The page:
Unlike Iran, Saudi Arabia still does not posses the necessary enrichment capability to create a bomb — while natural uranium ore in the ground has a concentration of about 0.7 percent uranium 235, power reactor grade uranium requires enrichment levels between 3 and 5 percent, and weapons grade uranium needs to be enriched to about 90 percent. That does not mean Riyadh’s nuclear aspirations are limited to energy. In the 1990s, in fact, the Saudis helped bankroll Pakistan’s successful effort to produce a bomb. Yet it has never been clear whether Riyadh has a claim on a Pakistani weapon, or its technology.
White House officials seem relatively unperturbed by the Saudi effort sustaining that until the Iranian nuclear program is permanently terminated, the Saudis will most likely keep the option open to produce their own fuel, leaving open a pathway to a weapon.
Last year, U.S. Energy Secretary Rick Perry clandestinely approved six secret authorizations by companies to sell nuclear power technology and assistance to Saudi Arabia. This came after the Trump administration gave permission to a handful of U.S. companies to engage in early stage nuclear energy trade with Saudi Arabia, which ignited a battle with Congress over plans to sell American-made reactors to the kingdom.
President-elect Biden has stated that the U.S. relationship with the kingdom must be reassesed, and for good reason — Trump had provided a vital buffer for the international criminal MBS against a tide of international criticism and potential sanctions over his human rights record sparked by the murder of Saudi journalist Jamal Khashoggi, Riyadh’s role in the now six-year genocidal war in Yemen and the detention of women activists.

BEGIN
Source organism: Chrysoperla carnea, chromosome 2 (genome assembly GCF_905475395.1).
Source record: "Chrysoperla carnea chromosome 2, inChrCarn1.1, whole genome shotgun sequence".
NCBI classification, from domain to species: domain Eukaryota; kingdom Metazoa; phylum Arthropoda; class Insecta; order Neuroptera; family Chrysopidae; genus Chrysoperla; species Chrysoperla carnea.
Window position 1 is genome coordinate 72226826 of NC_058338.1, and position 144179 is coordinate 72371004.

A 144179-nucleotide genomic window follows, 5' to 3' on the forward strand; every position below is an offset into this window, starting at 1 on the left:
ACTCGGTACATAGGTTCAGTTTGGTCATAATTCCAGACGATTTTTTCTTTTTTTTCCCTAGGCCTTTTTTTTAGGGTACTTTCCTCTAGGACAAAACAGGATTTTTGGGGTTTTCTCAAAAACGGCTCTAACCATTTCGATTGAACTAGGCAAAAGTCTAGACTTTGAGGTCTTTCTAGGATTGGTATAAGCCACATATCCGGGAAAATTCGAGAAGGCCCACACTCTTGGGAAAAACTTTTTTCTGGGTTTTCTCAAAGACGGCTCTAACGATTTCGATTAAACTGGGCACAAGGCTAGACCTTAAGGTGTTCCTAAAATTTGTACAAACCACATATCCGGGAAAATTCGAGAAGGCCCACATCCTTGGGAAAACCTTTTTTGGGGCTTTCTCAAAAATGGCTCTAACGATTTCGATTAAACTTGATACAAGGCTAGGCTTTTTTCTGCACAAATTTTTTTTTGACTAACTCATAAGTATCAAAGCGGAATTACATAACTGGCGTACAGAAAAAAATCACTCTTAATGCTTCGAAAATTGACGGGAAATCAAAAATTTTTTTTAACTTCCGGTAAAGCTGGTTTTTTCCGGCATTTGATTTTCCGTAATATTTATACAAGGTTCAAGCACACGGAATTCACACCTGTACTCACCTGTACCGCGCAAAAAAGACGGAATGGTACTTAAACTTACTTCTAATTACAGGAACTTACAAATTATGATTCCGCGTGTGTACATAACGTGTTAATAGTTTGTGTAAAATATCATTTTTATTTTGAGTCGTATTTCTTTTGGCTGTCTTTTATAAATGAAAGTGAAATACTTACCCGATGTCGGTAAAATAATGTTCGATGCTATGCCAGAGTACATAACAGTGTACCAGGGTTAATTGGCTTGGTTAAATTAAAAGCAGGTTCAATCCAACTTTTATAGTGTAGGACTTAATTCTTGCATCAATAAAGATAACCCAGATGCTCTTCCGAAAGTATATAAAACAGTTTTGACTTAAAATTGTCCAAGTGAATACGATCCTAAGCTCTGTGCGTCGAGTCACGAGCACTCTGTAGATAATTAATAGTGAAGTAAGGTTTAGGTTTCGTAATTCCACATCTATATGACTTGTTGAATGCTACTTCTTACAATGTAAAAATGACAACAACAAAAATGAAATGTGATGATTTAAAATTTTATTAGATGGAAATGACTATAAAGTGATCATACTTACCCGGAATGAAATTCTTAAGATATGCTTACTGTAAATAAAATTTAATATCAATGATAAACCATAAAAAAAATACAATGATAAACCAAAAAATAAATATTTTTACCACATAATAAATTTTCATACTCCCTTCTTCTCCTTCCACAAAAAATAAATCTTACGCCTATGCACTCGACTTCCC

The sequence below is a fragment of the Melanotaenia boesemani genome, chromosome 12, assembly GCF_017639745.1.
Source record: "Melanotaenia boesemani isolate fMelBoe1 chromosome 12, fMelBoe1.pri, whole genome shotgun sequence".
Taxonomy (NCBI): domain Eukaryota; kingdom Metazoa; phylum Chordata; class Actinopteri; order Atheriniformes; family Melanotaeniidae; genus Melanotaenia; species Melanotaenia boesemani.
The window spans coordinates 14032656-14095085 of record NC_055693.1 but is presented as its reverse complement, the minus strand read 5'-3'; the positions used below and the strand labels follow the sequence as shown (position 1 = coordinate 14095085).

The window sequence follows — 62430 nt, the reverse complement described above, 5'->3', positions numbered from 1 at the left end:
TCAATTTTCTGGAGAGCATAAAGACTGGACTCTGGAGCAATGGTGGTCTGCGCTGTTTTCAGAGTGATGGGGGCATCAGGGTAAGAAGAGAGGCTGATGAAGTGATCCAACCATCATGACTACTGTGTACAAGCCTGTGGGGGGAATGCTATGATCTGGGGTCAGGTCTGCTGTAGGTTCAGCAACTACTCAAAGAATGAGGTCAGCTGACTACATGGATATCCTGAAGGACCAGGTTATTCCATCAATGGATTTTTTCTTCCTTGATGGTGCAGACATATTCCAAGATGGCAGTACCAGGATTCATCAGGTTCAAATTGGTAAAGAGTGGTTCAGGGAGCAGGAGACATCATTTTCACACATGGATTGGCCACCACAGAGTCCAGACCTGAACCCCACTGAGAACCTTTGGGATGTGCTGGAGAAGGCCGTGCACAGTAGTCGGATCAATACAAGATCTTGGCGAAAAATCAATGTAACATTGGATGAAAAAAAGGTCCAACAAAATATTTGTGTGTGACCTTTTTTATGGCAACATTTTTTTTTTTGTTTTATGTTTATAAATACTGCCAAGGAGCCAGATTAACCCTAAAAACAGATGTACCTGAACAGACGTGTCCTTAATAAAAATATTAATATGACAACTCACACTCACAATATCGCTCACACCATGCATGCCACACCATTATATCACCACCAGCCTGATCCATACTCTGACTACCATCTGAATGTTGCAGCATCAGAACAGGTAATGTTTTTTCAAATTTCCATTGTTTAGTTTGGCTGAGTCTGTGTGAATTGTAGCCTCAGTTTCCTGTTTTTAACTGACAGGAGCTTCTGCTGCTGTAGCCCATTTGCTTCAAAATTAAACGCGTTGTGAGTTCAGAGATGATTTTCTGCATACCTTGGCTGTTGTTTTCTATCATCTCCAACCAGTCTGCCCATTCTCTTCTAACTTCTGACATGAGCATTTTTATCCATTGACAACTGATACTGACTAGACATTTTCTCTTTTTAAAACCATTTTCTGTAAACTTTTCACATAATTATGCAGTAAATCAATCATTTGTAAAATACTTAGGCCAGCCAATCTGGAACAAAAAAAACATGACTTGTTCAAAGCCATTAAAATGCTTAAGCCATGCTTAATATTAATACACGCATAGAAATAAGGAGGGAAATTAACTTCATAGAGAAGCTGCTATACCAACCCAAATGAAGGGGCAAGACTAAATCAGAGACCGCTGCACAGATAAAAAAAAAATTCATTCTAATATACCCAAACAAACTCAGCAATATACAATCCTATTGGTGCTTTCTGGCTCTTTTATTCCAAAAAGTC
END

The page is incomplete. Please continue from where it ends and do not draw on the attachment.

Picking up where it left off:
At the same time, Biden has indicated that he would seek to get the U.S. back into the Iran nuclear deal so long as Tehran observes strict compliance. This may be almost impossible to do since Iran is demanding a lifting of sanctions which many Democrats do not support.
Both the Iranians and the Saudis have been given plenty of elbow room to get this far; the former because of President Obama, the latter because of President Trump. Based on their human rights violations, to think that Iran does not wish to build a nuclear weapon is as laughable as believing that Saudi Arabia’s nuclear aspirations are peaceful.
So long as Iran and Saudi Arabia — both sponsors of international terrorism — continue to profess the Islamic sharia as their guiding principles, there will never be peace and stability in the region. Their mutual hostilities date back to the inception of the Islamic religion as a socio-political construct based on their Shi’ite-Sunni division — Iran as Shi’ites see all Sunnis, which include the Saudis, as heretics of Islam, and vice-versa.
It will take more than just striking up a deal, all over again, and sanctions to prevent a full scale apocalyptic conflict between both Islamic regimes.
Mario Alexis Portella is a priest of the Cathedral of Santa Maria del Fiore and Chancellor of the Archdiocese of Florence, Italy. He has a doctorate in canon law and civil law from the Pontifical Lateran University in Rome; he also holds a M. A. in Medieval History from Fordham University, as well as a B.A. in Government & Politics from St. John’s University. He is also author of Islam: Religion of Peace? – The Violation of Natural Rights and Western Cover-Up.